The OFT has announced it is to investigate free smartphone and online games that offer in-app purchases.
Cavendish Elithorn, senior director for goods and consumer for the OFT, commented: “We are concerned that children and their parents could be subject to unfair pressure to purchase when they are playing games they thought were free, but which can actually run up substantial costs.”
It’s become an issue at the forefront of parents’ minds when they’re tablet shopping.
InspirationWorks, the developer of Kurio, the popular Android tablet for families, is already working to ensure that apps within the Kurio App Store do not feature in-app purchases at all, or that the buying of these elements is fully controlled.
When games offer in-app purchasing, parents can utilise the KurioGenius Parental Controls in order to allow or block IAPs within apps. This can be set per profile, dependent on preference and the age of the user.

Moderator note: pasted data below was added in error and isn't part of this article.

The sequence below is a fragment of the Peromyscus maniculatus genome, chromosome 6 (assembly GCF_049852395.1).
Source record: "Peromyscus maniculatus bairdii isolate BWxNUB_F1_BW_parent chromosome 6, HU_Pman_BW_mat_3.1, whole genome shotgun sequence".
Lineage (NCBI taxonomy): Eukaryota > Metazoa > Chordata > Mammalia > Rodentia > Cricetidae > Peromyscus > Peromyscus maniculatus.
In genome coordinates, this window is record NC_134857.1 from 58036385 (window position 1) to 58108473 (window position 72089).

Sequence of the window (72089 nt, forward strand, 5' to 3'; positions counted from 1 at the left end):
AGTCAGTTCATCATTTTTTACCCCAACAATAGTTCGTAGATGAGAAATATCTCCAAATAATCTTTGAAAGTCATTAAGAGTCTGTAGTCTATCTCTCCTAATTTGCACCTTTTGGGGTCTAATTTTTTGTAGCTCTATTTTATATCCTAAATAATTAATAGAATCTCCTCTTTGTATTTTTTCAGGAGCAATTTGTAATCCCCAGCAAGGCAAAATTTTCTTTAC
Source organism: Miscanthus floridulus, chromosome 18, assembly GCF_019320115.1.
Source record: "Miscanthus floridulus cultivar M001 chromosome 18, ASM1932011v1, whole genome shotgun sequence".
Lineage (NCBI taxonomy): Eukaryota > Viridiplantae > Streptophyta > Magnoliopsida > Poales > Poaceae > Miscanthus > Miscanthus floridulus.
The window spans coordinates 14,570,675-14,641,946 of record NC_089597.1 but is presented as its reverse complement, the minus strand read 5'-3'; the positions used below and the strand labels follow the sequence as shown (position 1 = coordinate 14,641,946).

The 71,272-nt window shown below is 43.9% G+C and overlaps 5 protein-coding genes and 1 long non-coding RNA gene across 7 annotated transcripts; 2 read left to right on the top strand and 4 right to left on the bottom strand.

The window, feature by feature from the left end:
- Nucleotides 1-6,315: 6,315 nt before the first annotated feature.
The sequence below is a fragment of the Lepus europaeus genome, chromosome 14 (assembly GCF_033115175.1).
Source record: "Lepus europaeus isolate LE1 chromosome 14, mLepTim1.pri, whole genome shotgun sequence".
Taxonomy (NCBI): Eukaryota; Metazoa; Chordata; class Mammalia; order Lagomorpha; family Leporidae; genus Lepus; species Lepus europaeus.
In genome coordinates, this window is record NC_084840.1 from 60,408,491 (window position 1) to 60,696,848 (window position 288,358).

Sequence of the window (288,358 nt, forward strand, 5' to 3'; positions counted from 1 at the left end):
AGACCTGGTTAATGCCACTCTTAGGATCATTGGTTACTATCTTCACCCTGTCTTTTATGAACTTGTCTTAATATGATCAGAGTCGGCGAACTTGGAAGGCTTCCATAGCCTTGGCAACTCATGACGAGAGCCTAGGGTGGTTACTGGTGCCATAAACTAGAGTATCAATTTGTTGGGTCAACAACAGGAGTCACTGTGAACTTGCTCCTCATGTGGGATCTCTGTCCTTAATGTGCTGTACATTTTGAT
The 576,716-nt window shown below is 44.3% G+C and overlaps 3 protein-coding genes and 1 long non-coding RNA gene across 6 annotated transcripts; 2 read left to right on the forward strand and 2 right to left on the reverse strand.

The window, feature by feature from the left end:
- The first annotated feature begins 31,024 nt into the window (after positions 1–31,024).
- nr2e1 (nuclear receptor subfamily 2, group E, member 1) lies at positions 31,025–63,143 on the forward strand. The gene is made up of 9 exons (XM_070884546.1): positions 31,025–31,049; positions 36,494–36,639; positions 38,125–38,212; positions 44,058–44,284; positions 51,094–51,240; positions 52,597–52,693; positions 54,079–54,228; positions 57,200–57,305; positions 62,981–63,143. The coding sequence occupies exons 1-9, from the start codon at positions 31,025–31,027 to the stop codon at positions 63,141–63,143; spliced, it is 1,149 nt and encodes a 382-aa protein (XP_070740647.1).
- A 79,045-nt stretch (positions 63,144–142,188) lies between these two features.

Plus the Kurio App Store will allow children to have their own accounts, which are separate to their parents’, to enable them to buy and download apps and purchase items through IAPs using their own ‘piggy bank’ which parents can add funds to – or not, if they prefer.
Craig Asling, software and gaming manager at InspirationWorks UK, explained: “We’ve covered every angle in keeping IAPs at a safe level for children using Kurio. Parents are in full control of all spending, to avoid any nasty surprise bills.
“The controls also mean that children are protected from marketing and pressure while playing, ensuring they are in a safe, child-friendly environment at all times.”
Tracey Devine, UK marketing director, for InspirationWorks UK, said: “More and more parents are aware of the dangers of children using the internet with no protection, but the app market is more of an unknown area for them and increasing numbers are getting a nasty surprise when their bills come through. Parents can rest assured that by giving their children a Kurio, this won’t happen.”